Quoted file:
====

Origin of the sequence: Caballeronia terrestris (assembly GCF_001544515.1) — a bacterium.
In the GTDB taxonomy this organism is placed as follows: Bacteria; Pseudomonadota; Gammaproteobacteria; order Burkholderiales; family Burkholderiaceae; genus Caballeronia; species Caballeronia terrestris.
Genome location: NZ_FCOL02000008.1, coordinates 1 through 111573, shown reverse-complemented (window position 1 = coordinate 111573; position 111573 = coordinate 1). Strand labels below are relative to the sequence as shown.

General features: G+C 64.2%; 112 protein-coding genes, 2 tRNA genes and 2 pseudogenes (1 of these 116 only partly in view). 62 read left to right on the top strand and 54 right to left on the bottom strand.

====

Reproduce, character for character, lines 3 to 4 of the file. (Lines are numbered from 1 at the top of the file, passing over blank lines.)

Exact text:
Genome location: NZ_FCOL02000008.1, coordinates 1 through 111573, shown reverse-complemented (window position 1 = coordinate 111573; position 111573 = coordinate 1). Strand labels below are relative to the sequence as shown.

General features: G+C 64.2%; 112 protein-coding genes, 2 tRNA genes and 2 pseudogenes (1 of these 116 only partly in view). 62 read left to right on the top strand and 54 right to left on the bottom strand.